The Essex (Conn.) Boat Club consists of a small clubhouse, a launch ramp and picnic tables set along one of the more beautiful stretches of the lower Connecticut River. With a mix of lawn, meadow and overhanging trees lining the banks for shade, it’s an idyllic place in the summer.
Members drop by after work or meet up with friends and family for a boating adventure or a riverside dinner and a quiet sunset cruise.
Sitting out in the club mooring field among the members’ small and midsize sail- and powerboats is club member Lenny Estelle’s 31-foot flybridge sportfisherman. It’s a vintage fiberglass Pacemaker, although it retains the lines of the wooden boats it replaced. The comfortable, well-used vessel looks right at home in this timeless setting.
This is the 59-year-old Ivoryton, Conn., contractor’s boating world — all that he and his extended family need. “If you have a nice boat and a nice location, you’ve got it made,” Estelle says. “It doesn’t have to be a fancy marina and a half-million-dollar yacht.”
In fact, Estelle paid just over $5,000 for his 1969 Pacemaker Alglas 31 Sportfish, a boat with a place in history. Pacemaker was a leading builder of wooden sportfishing boats throughout the 1950s and ’60s, and the 31 was its first fiberglass model, hence the Alglas designation. Several models of the 31 were offered; Estelle’s Sportfish model features both flybridge and lower helm stations.
Estelle had his eye on this particular boat before he bought it four years ago. “I owned a 26-foot Bayliner for three or four years, and I spent a lot of time on the river with that boat,” he says. “But I wanted to have a little more room. The 26 was tight. It didn’t have much of a galley in it or sleeping quarters.”
The Pacemaker has a V-berth, a real galley and plenty of outdoor seating, Estelle says. Twin engines are another plus, compared with the single engine in the Bayliner. “All these things made a difference,” he says. “The Pacemaker was a lot nicer.”
It also helped that he already knew the boat and its owner, marine mechanic John Dudek. “It was a local boat, and when I heard John was looking for a new one, I wanted to get this one,” Estelle says.
She was mechanically sound, the twin gas engines well maintained. What the boat did need was cosmetic work, and that’s where Estelle’s talents as a contractor and carpenter helped. He replaced the original drop-leaf table with a permanent table and bench seat, added a built-in refrigerator and built oak galley cabinetry. A wooden headliner replaced the fabric one. Outside he repainted the cockpit.
“I knew it needed work, but I knew I could do it all myself,” Estelle says. “I had a shop, and I could work on it right there. I love working on the boat, and I still try to do something every year.” Next on the list: building a new couch.
The Pacemaker still has its original engines, a pair of V-8 Chrysler 318s. Cruising speed is about 19 to 20 mph at 2,800 rpm. “It’ll do 20 to 22 knots, but that’s pushing it,” the owner says. Both have performed well during the past four years. “They’re pretty good on gas. Of course, they don’t have all the modern electronics, but they run very well.”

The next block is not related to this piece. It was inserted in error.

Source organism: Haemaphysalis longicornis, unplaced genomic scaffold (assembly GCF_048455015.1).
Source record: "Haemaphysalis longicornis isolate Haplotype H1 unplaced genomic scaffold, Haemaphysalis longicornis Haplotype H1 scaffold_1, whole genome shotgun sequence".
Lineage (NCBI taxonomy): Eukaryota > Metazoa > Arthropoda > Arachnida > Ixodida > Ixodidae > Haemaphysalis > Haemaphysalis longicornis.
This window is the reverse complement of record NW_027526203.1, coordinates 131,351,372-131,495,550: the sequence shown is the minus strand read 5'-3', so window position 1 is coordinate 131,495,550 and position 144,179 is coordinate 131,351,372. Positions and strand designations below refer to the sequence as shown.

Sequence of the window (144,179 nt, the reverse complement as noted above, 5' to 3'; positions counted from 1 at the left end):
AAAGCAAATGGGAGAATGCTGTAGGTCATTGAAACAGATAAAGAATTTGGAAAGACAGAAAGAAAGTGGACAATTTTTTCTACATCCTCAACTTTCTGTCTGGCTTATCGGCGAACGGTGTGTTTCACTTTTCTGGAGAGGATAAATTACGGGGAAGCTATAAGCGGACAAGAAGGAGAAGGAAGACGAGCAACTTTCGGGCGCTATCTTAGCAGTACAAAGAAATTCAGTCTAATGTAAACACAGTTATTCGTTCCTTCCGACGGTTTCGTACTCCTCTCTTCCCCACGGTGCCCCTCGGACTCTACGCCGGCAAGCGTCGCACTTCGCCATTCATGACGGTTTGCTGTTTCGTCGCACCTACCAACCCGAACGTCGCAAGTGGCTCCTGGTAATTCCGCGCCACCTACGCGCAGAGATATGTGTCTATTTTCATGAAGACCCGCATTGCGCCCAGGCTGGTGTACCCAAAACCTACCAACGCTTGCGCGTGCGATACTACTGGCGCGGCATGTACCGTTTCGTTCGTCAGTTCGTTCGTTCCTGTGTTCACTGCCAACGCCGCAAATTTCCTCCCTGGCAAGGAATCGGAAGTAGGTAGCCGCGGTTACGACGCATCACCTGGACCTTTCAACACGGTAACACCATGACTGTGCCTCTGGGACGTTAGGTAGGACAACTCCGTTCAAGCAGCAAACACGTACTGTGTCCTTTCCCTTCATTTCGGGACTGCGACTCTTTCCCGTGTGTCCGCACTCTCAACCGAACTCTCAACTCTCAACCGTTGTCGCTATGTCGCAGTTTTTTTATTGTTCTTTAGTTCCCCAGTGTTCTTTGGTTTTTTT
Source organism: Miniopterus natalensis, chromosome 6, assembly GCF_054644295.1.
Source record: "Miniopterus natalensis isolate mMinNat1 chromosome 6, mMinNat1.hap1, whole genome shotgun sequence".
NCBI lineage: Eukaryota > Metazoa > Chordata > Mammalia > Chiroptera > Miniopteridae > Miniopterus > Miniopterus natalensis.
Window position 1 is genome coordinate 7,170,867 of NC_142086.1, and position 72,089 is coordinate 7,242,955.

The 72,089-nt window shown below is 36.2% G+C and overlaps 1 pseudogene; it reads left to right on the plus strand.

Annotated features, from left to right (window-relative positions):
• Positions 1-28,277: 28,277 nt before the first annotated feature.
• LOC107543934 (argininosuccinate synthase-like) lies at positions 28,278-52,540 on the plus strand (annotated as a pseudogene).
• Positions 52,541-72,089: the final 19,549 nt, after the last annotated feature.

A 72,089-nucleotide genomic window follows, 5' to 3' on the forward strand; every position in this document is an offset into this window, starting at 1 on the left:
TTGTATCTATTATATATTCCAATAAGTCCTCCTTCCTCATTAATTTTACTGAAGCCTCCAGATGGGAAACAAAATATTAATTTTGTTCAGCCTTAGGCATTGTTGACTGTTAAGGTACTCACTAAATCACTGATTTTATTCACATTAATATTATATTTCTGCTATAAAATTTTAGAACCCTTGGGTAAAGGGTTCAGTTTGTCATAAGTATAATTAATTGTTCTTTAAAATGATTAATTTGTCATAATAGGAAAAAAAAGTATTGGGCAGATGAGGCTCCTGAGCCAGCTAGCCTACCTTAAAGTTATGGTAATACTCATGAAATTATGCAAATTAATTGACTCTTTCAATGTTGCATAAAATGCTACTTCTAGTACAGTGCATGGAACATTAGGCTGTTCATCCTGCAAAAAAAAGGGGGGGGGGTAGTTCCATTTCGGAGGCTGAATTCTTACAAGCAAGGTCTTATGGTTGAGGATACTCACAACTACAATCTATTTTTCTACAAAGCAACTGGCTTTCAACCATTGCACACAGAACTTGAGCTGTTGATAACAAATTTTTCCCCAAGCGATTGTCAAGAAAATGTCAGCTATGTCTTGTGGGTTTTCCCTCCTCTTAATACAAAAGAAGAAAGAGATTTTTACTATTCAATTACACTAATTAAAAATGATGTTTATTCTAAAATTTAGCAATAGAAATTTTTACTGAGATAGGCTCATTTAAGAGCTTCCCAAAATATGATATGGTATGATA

Designed for offshore fishing, the husky, modified-vee sportfisherman handles well. “I go out on Long Island Sound a lot, across to Greenport [N.Y.] or over to Block Island [R.I.], and it takes the waves really well,” Estelle says. “That fiberglass hull is very thick, and it’s a heavy boat.”
But it’s the river that draws him down to the boat club, going out with his son or meeting up with his oldest daughter and the grandchildren. “I love being out on the Connecticut River,” he says. “I might go out to Hamburg Cove, drop the anchor, relax, do some swimming. There’s usually somebody with me going along for the ride, and in the middle of the week there’s nobody on the river, so it is really nice.”
The Pacemaker Alglas 31 Sportfish was designed with coastal and offshore fishing in mind. The flybridge, reached by a ladder, is set well aft to give a good view of the cockpit. The flybridge helm station is equipped with a destroyer wheel and a molded instrument console, with companion seating.
The open cockpit offers plenty of room for fishing, entertaining or an active outing with youngsters. Safety features include wide side decks and a broad, open foredeck with a bow rail. In the large saloon, there’s a convertible couch to port and a dining table with seating to starboard. The lower helm station, with instrument console and captain’s chair, is set to starboard.
It’s a step down to the galley, on the starboard side, equipped with a stove top, sink, refrigerator and counter space. The enclosed head compartment to port includes a shower, along with the standard fixtures. The master stateroom is forward, laid out with a V-berth and storage.
The pioneering Pacemaker 31-foot Alglas series was originally offered by the Egg Harbor, N.J., builder as an express cruiser, sedan, flybridge and fisherman (with a lower helm). The first fiberglass model from the wooden-boat builder could be powered by twin Chrysler or Pacer gas engines as large as 250 hp or Crusader diesel engines as large as 250 hp. She cruised at about 17 to 24 mph, with a top end of slightly more than 30 mph. Pacemaker Yachts, once a leading builder, ceased operations in 1979 and many of its molds were sold to and used by Uniflite Corp., a Bellingham, Wash., builder.
LOA: 31 feet
BEAM: 10 feet, 10 inches
DRAFT: 2 feet, 4 inches
WEIGHT: 12,000 pounds
HULL TYPE: modified-vee
POWER: twin diesel or gas inboards
TANKAGE: 160 gallons fuel, 40 gallons water
BUILDER: Pacemaker Yachts, Egg Harbor, N.J.
April 2014 issue